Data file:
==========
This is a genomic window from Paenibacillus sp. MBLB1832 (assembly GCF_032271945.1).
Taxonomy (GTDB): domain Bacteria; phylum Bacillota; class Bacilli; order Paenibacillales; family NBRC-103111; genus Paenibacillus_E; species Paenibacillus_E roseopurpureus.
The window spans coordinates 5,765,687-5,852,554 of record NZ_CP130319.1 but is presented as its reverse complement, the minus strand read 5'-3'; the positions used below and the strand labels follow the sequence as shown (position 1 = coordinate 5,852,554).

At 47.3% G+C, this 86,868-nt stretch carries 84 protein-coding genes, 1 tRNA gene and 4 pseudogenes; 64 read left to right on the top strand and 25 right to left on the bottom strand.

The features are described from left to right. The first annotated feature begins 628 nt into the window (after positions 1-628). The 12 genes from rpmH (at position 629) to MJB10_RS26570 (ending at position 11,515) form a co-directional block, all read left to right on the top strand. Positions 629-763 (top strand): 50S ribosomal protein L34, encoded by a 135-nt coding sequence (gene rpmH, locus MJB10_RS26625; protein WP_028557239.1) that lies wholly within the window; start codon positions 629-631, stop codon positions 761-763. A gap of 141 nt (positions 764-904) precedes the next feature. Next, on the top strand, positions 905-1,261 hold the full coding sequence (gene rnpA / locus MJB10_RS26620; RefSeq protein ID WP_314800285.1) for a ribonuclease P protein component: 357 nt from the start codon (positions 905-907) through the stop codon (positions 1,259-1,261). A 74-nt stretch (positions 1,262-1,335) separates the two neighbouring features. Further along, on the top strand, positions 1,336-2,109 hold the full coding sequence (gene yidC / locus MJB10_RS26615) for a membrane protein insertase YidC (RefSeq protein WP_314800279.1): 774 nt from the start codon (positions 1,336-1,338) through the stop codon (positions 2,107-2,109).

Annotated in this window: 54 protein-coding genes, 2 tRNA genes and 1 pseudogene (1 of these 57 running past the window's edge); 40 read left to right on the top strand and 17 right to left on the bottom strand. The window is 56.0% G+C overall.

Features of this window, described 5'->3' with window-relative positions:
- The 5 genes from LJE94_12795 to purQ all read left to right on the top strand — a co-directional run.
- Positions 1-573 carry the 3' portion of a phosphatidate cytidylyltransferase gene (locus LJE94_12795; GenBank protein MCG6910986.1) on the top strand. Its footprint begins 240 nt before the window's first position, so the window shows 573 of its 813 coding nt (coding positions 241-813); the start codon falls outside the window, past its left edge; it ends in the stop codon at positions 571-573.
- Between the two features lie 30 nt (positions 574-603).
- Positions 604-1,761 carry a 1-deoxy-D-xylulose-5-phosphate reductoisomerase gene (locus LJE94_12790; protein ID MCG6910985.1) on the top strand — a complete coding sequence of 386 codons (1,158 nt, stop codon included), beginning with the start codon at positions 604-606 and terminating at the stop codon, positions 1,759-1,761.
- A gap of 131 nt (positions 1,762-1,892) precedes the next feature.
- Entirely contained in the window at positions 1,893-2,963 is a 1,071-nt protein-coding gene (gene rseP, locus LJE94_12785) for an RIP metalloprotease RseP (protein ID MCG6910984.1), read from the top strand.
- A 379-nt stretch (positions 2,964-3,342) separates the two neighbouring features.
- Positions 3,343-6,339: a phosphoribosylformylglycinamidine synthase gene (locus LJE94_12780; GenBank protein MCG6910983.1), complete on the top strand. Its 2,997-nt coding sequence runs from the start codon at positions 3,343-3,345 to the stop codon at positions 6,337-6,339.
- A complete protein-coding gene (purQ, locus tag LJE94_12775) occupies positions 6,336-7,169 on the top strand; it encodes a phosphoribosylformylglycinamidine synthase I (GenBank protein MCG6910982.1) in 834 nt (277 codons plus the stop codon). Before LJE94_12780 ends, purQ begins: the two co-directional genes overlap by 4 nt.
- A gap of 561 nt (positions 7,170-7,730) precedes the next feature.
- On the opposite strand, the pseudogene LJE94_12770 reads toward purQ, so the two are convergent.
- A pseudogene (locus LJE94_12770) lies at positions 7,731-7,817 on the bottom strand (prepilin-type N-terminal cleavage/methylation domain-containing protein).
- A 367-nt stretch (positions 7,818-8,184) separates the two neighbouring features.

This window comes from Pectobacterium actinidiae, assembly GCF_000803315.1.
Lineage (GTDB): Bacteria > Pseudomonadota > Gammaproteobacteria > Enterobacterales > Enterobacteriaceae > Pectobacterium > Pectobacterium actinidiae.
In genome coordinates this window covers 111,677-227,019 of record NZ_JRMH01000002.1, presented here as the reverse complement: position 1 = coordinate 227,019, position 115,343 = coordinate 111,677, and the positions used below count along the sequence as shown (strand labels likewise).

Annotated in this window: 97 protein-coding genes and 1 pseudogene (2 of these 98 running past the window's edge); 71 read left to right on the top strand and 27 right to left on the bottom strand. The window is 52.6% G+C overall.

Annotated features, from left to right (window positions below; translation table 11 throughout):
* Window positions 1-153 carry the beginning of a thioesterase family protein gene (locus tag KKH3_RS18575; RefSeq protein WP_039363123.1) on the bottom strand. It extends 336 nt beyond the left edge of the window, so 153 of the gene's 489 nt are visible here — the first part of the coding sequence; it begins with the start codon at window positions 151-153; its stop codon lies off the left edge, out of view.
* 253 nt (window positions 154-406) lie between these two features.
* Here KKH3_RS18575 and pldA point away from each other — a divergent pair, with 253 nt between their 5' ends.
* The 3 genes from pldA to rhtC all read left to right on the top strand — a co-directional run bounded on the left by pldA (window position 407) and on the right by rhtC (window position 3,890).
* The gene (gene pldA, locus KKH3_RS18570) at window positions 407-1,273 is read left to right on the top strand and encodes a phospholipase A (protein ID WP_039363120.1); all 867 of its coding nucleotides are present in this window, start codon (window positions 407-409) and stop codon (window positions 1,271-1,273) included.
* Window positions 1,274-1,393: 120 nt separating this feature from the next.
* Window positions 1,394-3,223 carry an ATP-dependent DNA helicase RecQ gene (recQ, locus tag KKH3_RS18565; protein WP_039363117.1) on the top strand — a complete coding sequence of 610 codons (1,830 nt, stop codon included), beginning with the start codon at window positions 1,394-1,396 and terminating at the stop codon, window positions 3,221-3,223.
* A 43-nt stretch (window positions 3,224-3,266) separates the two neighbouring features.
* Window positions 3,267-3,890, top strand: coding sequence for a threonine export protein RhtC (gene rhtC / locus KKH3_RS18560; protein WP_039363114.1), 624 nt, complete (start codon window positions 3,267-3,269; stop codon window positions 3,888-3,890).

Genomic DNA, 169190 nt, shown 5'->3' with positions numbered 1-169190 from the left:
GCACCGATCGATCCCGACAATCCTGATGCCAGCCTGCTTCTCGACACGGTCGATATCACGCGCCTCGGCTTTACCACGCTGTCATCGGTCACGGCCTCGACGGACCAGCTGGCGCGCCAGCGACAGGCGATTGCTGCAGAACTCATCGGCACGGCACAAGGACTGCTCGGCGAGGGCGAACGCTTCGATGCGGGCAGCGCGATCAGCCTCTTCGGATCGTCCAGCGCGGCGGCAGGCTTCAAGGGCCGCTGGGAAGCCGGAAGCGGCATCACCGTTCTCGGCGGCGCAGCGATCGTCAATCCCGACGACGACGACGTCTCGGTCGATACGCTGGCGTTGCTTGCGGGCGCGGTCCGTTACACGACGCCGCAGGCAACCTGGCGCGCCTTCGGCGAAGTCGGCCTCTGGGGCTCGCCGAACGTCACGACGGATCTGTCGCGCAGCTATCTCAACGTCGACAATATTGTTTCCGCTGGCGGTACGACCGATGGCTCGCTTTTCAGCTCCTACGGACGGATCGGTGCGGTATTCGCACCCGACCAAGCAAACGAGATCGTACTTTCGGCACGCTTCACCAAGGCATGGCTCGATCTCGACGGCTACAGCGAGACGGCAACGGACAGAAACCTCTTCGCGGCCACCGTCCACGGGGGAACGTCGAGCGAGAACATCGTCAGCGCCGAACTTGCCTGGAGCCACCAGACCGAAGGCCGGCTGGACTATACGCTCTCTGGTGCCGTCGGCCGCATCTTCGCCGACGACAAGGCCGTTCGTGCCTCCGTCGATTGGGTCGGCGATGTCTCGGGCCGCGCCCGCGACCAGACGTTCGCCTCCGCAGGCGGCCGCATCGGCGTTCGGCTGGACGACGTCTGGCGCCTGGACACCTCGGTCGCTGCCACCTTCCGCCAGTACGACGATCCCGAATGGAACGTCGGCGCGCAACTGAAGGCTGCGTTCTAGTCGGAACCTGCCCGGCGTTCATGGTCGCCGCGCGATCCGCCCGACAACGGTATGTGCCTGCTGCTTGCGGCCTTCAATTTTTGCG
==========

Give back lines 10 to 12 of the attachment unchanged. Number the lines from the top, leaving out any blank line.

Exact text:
- Between the two features lie 30 nt (positions 574-603).
- Positions 604-1,761 carry a 1-deoxy-D-xylulose-5-phosphate reductoisomerase gene (locus LJE94_12790; protein ID MCG6910985.1) on the top strand — a complete coding sequence of 386 codons (1,158 nt, stop codon included), beginning with the start codon at positions 604-606 and terminating at the stop codon, positions 1,759-1,761.
- A gap of 131 nt (positions 1,762-1,892) precedes the next feature.